I am surprised I reached the end Every time I put down a volume, I was sure I would never pick up another each installment only promised 3308 1900 1900 Some short remarks, as I don t think I m ready for anything substantial This is my third fourth attempt to read the entire book, and I may have technically completed it, as I ve read all the pages But I m at a total loss to describe what I ve read I feel overwhelmed, almost like someone drowning, in trying to even explain what I have just experienced I may finally comprehend what it is that makes so many critics rave about him, at least that I saw where I was going as I was swept along by the tide of memories and sensory descriptions, and I saw that this was a man s entire life But as where Proust is specific, elegant, and clear about where the narrator s memories take him, I can only offer an inadequate summary with a series of nouns art, memory, madeleines, the beaches, M Swann, Albertine, Combray Maybe I For This Complete, Authoritative English Language Edition, D J Enright Has Revised The Late Terence Kilmartin S Acclaimed Reworking Of C K Scott Moncrieff S Translation To Take Into Account The New Definitive French Editions Of La Recherche Du Temps Perdu The Final Volume Of These New Editions Was Published By The Biblioth Que De La Pl Iade In The first volume of In Search of Lost Time ISoLT , or Remembrance of Things Past RoTP , or la recherche du temps perdu Merde m re un autre was first published in France 100 years ago this month I started reading in February, and now end this beast in November Apparently, I needed a little wind up to start and if the last 12 hours is any indication, I will need a wee bit of time to settle down from the mess Proust has left in my head.
This is a book that feels like a hypnotic river that both transports, nourishes, warms and transcends 4211 pages later and I feel like this is a novel I want to read again both immediately and much much later I had barely put down Time Regained and I was, like an orobus, reaching for Swann s Way I m going to chew on my BIG review of ISoLT for awhile I don t know if I m ready to try to explain or even understand t IN AN ALTERNATE UNIVERSEMarcel eats the madeleine Marcel Oh, that really reminds me of somethingMarcel s friend Oh yes What Marcel I can t quite put my finger on it.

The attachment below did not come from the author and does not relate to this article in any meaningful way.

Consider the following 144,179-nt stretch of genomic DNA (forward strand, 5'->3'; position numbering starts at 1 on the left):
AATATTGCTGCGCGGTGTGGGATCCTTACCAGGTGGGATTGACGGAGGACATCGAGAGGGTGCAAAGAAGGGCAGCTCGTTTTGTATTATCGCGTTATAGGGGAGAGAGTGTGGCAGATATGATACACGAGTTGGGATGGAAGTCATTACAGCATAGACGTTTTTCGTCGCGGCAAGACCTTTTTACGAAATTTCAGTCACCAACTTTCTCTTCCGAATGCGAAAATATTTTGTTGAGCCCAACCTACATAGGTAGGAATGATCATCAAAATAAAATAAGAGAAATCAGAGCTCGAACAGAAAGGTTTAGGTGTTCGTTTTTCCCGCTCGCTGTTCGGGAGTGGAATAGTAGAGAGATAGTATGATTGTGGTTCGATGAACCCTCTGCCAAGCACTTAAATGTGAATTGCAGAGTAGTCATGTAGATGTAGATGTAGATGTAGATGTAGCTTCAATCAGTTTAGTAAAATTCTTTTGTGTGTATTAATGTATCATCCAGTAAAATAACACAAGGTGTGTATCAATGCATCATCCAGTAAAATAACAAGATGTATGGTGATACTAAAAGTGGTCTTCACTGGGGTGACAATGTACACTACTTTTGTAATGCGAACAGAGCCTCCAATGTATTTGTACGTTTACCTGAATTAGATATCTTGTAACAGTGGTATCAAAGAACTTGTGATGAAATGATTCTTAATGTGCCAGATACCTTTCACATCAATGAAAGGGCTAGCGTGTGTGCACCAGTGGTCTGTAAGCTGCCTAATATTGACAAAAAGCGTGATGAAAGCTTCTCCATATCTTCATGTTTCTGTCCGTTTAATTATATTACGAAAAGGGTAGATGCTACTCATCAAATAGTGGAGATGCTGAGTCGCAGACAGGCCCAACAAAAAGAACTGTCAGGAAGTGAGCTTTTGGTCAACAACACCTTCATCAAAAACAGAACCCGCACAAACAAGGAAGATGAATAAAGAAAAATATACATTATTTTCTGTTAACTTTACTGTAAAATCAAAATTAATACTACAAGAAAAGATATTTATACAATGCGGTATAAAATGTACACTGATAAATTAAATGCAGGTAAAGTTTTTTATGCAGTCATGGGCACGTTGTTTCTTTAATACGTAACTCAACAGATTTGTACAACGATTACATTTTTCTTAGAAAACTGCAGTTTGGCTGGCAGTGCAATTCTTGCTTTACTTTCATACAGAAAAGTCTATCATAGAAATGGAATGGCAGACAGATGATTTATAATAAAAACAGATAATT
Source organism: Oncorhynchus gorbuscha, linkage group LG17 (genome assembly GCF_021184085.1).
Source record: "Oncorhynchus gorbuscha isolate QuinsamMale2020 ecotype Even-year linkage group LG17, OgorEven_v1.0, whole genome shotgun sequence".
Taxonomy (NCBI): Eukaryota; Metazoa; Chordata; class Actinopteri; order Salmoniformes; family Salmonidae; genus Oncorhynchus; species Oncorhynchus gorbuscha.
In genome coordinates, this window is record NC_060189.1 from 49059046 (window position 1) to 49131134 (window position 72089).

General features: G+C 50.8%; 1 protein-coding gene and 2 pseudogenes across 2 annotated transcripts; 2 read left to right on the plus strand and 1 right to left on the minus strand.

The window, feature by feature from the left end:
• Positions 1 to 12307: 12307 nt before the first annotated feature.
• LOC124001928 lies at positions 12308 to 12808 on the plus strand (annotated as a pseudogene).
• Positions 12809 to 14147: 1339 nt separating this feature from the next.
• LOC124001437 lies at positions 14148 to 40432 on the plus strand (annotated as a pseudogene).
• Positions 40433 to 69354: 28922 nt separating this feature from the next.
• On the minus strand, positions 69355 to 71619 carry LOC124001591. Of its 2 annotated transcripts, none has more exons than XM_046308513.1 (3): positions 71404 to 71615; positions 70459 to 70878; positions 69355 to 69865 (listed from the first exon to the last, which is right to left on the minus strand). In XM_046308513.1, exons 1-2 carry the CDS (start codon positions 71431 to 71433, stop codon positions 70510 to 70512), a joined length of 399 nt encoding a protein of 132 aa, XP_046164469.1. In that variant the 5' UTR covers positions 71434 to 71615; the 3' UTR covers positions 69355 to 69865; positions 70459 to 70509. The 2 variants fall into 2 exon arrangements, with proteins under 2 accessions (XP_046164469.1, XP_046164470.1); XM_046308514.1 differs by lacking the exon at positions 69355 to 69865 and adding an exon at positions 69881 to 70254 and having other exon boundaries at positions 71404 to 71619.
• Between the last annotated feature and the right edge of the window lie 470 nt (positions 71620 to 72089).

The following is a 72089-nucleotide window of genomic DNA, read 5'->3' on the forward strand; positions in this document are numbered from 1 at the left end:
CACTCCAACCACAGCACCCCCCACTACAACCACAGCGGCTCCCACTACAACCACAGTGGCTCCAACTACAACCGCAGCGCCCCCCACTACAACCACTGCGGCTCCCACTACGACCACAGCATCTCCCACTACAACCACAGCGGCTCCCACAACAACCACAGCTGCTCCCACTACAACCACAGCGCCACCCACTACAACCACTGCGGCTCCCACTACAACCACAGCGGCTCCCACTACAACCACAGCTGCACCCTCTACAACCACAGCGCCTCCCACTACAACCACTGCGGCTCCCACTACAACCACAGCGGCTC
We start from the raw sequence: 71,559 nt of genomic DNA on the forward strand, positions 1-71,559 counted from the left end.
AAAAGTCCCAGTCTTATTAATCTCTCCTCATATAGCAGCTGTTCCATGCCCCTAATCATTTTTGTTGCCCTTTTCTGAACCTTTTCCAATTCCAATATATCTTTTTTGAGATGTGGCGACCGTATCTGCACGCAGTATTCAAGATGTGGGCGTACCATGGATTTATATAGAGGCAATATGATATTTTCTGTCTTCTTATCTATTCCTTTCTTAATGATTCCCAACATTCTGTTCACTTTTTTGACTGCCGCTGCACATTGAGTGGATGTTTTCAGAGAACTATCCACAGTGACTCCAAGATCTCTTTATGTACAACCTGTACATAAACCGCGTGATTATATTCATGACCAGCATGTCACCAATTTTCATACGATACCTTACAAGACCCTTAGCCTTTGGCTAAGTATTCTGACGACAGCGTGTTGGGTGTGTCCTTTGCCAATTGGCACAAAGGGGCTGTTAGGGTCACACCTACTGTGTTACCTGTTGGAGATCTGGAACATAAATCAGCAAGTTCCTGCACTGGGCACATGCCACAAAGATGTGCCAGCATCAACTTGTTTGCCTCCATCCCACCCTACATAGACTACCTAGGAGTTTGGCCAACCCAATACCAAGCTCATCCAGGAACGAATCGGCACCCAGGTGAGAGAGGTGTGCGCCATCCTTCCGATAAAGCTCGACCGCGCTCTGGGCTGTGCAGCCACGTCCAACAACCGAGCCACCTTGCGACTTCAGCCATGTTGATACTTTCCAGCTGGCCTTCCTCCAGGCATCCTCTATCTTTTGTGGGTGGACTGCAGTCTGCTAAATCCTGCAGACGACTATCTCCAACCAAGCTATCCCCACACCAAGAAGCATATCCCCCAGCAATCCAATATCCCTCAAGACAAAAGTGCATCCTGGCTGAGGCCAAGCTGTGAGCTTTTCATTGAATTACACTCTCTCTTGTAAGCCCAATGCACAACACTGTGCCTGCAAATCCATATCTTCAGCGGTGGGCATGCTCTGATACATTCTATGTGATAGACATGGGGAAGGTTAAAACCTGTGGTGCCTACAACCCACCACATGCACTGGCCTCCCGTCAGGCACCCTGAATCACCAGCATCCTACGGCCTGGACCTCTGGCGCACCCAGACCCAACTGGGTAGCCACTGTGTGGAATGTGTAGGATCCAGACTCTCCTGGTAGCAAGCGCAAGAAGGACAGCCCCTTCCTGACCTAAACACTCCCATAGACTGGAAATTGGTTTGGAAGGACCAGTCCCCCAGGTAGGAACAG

hmmm No, it s gone.
Marcel s friend Oh well It probably wasn t that important.
We do not receive wisdom, we must discover it for ourselves, after a journey through the wilderness which no one else can make for us, which no one can spare us, for our wisdom is the point of view from which we come at last to regard the world The lives that you admire, the attitudes that seem noble to you, have not been shaped by a paterfamilias or a schoolmaster, they have sprung from very different beginnings, having been influenced by evil or commonplace that prevailed round them They represent a struggle and a victory Proust is a great teacher This may sound embarrassingly platitudinous, and yet I find that it is a fact altogether too easily overlooked in our incessant praise or bemoaning of his technical achievements as a stylistic innovator Setting aside for a while the whole issue of innovative narrative technique

Marcel Proust

ò À la recherche du temps perdu ç Download by Ï Marcel Proust French novelist, best known for his 3000 page masterpiece la recherche du temps perdu Remembrance of Things Past or In Search of Lost Time , a pseudo autobiographical novel told mostly in a stream of consciousness style Born in the first year of the Third Republic, the young Marcel, like his narrator, was a delicate child from a bourgeois family He was active in Parisian high society during t